Data Warehousing Pros and Cons

by Olga BelokurskayaApril 25, 2009

First, let’s remember what a data warehouse is, and why it may be useful for a business.

In fact, it is a repository of an organization’s data which is electronically stored, and it is designed to facilitate reporting and analysis. The broader meaning of data warehouse focuses not only on data storage, but the means to retrieve and analyze data, to extract, transform, and load data, and to manage the data dictionary are also considered essential components of a data warehousing system.

Data warehousing architecture (Image credit)

Today, data warehousing is a popular approach and is frequently used as a business model. However, not every system is applicable to every business setting. So when thinking about implementing the strategy, one should consider pros and cons of data warehousing.

Among the major benefits of data warehousing is enhanced access to data and information and easy reporting and analysis. Besides:

  • Data retrieval is faster within data warehouses.
  • Prior to loading data into the data warehouse, inconsistencies are identified and resolved.
  • Data warehouses can work in conjunction with and, hence, enhance the value of operational business applications, such as, for example, CRM systems.

And here are some cons:

  • Preparation is very frequently time consuming for effort is needed to create a cohesive, compatible system of data collection, storage, and retrieval. Moreover, because data must be extracted, transformed and loaded into the warehouse, there is an element of latency in data warehouse data.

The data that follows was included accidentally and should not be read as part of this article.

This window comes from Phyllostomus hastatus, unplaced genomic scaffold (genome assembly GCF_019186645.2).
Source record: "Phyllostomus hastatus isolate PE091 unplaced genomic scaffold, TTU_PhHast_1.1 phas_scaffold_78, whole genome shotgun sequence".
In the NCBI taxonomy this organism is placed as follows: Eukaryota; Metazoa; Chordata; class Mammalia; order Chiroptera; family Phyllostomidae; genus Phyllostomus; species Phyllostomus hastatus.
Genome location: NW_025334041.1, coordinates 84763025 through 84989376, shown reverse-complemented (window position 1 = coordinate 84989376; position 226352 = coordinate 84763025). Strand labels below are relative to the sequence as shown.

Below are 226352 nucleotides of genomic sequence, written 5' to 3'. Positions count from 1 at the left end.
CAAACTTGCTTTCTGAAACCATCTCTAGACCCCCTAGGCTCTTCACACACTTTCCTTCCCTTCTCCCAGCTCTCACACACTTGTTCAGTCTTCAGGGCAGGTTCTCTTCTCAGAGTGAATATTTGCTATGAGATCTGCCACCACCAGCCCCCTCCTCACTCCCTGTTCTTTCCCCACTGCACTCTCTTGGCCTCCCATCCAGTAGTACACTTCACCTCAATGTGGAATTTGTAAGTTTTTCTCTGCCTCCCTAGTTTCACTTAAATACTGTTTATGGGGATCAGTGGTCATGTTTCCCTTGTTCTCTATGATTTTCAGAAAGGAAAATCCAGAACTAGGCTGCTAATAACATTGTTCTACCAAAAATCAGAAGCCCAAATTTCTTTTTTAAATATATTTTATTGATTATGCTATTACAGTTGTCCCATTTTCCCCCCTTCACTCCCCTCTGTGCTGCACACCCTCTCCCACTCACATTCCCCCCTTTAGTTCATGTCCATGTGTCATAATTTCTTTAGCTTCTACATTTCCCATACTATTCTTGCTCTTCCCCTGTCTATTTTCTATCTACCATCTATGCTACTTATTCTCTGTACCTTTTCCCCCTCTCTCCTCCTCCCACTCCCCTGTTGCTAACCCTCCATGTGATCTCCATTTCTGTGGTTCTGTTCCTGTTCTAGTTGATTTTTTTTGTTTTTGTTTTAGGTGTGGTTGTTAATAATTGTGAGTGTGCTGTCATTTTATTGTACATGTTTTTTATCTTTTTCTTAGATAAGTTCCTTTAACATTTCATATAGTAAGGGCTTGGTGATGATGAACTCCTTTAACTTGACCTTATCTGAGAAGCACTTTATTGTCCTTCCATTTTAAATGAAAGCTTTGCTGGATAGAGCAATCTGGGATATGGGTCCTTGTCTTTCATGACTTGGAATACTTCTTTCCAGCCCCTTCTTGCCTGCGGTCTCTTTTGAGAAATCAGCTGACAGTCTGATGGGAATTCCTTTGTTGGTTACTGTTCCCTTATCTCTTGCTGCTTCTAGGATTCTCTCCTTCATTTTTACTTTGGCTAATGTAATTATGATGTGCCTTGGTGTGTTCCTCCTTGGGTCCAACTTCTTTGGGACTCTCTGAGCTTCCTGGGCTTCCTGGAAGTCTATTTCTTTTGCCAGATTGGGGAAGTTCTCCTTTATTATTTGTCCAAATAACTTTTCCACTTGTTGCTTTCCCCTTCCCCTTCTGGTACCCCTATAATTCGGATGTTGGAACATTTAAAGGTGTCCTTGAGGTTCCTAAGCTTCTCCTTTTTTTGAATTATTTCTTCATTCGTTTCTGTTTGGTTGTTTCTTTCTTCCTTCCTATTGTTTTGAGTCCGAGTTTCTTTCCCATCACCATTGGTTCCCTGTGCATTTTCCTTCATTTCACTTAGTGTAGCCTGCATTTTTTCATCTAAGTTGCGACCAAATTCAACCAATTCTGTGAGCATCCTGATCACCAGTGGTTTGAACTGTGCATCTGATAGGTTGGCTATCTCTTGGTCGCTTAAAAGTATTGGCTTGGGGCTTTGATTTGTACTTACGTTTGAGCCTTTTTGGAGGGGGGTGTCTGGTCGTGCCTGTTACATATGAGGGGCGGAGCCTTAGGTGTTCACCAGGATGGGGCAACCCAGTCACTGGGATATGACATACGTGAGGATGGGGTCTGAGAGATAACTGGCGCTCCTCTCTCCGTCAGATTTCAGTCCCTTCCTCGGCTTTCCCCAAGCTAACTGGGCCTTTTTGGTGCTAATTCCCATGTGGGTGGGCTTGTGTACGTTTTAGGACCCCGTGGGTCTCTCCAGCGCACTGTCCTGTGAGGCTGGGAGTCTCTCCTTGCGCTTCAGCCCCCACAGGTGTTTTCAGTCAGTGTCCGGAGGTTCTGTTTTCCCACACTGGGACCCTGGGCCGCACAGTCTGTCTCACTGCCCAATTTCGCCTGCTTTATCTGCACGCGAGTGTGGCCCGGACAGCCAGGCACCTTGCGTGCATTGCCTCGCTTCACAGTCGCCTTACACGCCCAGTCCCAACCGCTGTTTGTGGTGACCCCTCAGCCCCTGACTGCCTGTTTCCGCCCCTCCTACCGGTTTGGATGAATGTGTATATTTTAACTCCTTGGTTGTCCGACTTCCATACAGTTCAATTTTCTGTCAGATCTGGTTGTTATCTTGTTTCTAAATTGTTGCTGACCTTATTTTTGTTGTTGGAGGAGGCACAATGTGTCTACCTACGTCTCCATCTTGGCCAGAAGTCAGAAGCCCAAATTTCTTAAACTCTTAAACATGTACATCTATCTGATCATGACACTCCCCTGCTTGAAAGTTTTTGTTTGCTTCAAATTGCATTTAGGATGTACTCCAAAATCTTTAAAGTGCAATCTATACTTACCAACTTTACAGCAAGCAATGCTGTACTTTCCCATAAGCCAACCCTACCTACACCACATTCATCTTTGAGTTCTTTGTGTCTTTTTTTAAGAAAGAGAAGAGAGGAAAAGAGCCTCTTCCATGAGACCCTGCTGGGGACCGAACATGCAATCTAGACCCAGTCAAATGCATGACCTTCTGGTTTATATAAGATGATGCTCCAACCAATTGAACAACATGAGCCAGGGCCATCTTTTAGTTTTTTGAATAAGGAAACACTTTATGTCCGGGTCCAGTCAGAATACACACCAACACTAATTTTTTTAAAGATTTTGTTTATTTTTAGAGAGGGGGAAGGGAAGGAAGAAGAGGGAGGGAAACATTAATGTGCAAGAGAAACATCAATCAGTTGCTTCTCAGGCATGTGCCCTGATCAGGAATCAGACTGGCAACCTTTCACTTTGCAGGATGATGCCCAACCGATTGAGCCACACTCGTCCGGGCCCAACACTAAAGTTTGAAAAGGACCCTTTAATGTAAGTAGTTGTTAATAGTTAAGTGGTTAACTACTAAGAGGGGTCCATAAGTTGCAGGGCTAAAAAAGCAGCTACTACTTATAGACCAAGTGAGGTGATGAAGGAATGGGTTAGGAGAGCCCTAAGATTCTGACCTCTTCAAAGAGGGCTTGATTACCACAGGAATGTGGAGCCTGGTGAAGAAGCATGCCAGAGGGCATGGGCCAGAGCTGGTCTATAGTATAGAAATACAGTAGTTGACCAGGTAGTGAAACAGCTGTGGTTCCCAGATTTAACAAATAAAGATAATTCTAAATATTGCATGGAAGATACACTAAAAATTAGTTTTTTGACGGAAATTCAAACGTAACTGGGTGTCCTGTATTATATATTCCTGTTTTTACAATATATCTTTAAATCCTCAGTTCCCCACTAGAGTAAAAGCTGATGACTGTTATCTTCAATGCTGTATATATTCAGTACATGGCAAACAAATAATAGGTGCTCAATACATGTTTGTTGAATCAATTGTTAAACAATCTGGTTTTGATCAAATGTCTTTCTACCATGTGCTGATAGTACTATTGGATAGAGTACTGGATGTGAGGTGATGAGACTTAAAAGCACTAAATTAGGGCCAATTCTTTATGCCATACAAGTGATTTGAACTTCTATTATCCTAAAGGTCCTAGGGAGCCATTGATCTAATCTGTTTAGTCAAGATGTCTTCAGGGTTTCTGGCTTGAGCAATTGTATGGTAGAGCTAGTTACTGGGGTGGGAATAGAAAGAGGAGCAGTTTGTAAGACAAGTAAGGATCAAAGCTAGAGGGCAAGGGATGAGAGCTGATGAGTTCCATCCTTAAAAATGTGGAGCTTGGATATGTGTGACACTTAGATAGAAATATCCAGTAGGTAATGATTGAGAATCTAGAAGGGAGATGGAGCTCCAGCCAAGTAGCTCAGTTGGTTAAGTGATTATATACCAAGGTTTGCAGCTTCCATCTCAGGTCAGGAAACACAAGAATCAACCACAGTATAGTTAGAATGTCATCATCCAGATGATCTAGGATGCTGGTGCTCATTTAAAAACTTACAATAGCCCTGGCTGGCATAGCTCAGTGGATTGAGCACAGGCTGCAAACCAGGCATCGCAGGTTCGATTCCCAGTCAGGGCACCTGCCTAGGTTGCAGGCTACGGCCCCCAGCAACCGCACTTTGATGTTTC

• Compatibility with existing systems. The use of data warehousing technology may require a company to modify the database system already in place. This could really be the foremost concern of businesses when adapting the model given the cost of the computer systems and software needed.
  • Security flaws that data warehousing technology may contain. If the database contains sensitive information, its use may be restricted to a limited group of people and precautions will be required to insure that access is not compromised. Limited data access situations can also effect the overall utilization of the data strategy.
  • Over their life, data warehouses can have high costs. The data warehouse is usually not static, it gets outdated and needs regular maintenance, which may be quite costly.

So, before any implementations, one should make sure that data warehousing will be a good fit for the business and be prepared to commit to the level of work required to get the system in place. However, once a data warehouse starts working, most companies are glad to have their “corporate memory.”